MORE THAN 50,000 sugarcane harvest labourers, mostly from Beed and Ahmednagar districts, who are working hundreds of kilometres away from home, are either struggling to return or continue to work in groups with neither protective gear nor accessible medical care. While cane crushing season has ended for a large number of factories, 15 to 20 sugar mills in western Maharashtra are still operational. These factories have been exempted from the 21-day nationwide lockdown announced in the wake of novel coronavirus outbreak.
On Friday, following concerns raised by workers and leaders, the state’s sugar commissionerate issued instructions to factories, those still operating and those who have completed their crushing, to make arrangements for the workers’ accommodation and food as well as to provide hand sanitisers, water and to ensure social distancing measures. Workers and activists both said these measures are impractical and unrealistic.
“We work in groups of 15 to 20, and there is a sense of fear among us because there are so many COVID-19 positive cases in Sangli district, including the recent new ones,” said Ravi Rathod of Talkhed village in Beed’s Majalgaon district. He is currently working as a cane harvest labourer in Walwa, Sangli, along with his wife, about 280 km from his home. There are 23 positive coronavirus positive cases in Sangli district.
“We see the WhatsApp forwards and news reports and realise something very serious is going on and we have no way of protecting ourselves,” Rathod said.
About 2,500 labourers are currently living in cane fields around the Walwa factory, where the crushing season is expected to continue for another three weeks. Labourers have not been provided any masks, the labourer said, nor any information or sensitisation about protective measures.
Ashok Dake of Nithrud village in Majalgaon said around 150 workers from his village are still to return, some of them from Sangli. “If they’re coming back from Sangli, where there are positive cases, there will naturally be fear among other villagers. Workers need to be provided medical assistance and health check-ups now, before they leave for their home villages and when they return.”
Across Beed’s villages, from where labourers have gone to Sangli, Satara and Kolhapur, there is fear and confusion about how to prevent transmission once the workers return. Deepak Nagargoje of Shantivan in Beed’s Arvi village, an organisation that looks after the children of cane workers, said the government is on one hand advising people to break the chain and, on the other hand, allowing groups of workers, totalling several lakhs, to continue working together in groups even in a district that has positive cases.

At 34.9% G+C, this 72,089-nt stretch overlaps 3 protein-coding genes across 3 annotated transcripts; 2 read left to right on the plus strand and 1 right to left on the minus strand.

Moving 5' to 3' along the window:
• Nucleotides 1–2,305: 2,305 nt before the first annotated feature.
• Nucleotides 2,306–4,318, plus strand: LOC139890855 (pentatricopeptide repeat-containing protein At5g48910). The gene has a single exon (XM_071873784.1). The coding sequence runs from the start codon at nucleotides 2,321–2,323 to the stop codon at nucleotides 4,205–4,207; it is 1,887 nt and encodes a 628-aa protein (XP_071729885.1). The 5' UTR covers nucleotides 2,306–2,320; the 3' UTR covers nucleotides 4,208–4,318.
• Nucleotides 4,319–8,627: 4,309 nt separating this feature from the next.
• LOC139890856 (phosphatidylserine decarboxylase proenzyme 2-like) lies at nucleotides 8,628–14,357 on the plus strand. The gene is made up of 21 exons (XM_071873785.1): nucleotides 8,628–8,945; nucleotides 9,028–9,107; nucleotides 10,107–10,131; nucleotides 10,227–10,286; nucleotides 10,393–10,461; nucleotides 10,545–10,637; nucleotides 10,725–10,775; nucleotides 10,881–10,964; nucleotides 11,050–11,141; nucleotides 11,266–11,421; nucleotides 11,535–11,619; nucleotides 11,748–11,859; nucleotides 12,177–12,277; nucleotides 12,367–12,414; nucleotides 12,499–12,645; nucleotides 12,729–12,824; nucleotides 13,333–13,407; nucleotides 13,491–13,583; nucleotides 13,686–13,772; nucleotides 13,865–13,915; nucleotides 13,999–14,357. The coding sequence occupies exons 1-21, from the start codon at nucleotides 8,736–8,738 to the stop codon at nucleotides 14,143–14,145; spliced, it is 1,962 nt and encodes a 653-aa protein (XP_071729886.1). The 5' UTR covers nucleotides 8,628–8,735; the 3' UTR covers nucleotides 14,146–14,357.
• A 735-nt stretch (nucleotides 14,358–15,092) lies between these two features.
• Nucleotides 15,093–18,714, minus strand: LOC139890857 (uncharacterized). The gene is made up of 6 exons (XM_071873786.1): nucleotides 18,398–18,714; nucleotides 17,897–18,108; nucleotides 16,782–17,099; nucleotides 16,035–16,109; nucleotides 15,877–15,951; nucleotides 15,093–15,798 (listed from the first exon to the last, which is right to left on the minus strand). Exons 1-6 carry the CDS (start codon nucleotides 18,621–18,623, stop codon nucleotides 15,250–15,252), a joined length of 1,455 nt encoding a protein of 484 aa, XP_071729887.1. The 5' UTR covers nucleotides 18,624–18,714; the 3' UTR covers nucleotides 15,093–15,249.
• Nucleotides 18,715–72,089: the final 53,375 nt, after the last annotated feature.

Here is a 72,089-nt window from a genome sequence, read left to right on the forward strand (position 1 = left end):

“At least 18 factories are still functional, including many owned by Maharashtra ministers. Surely, they have to be made answerable about the health of their workers and eventually the likelihood of transmission due to not following any precautionary practices right now,” Nagargoje said.
Rathod, meanwhile, said they are anticipating rains in the coming week as per weather bureau forecasts, and the mostly uneducated labourers, who live in rudimentary structures in the fields, are terrified of contracting the virus. “Last week one member of our toli had diarrhoea and we spent the whole day trying to get him medicines. We live five km from the village where shops are closed. We’re struggling to even buy basic vegetables,” he said.
Rathod, 21, completed an ITI course after class XII but with no jobs available, he followed his family’s profession as a cane labourer for the first time this year. They do not have sanitation facilities nor pucca living arrangement.
Keshav Nagargoje, who was appointed chairman of the Gopinath Munde Maharashtra Sugarcane Harvesting and Carting Workers Board by the previous government just before state Assembly elections in 2019, said some factories closed operations in the past few days and some others are expected do so in the coming week. “At least 15,000 workers are stuck in factories that just finished their crushing operations, they want to return home but there are tremendous difficulties in accessing transportation and getting across the sealed district borders,” he said. Nearly 5 lakh sugarcane harvest labourers travel every year from Beed district to factories in western Maharashtra, Karnataka and Tamil Nadu. Nagargoje said approximately 40,000 workers are at factories where operations continue, most of them reluctant to continue working amid the fear of the disease.
Mohan Jadhav of the Maharashtra Oos Todni Kamgar Sanghatana, a cane workers’ union, said cane factories had made no effort to sensitise field workers about the COVID-19 outbreak or take protective measures against it. “They should shut the factories and get people home safely or they should make sure that the social distancing measures, recommended by the World Health Organisation, are followed in their fields and mills. We have raised the issue with the state government,” Jadhav told The Indian Express.
Abasaheb Patil, managing director of the Karad-based Sahyadri Cooperative Sugar Mill, meanwhile, said while they have distributed masks among their labourers, the 9,000 harvesters and transportation labourers attached with their mill might not stay till the end of the season. “Of course, they fear for their life and it is justified. We have given them masks and as they stay mostly in the fields, they are isolated from the main village… We are taking ample precautions, but still doubt whether labourers will stay till the end of the crushing season in May,” he said. The mill, which is managed by the state cooperation minister Balasaheb Patil, has also made arrangements for ration, like rice and oil, for its labourers.
With inputs from
Partha Sarathi Biswas, Pune
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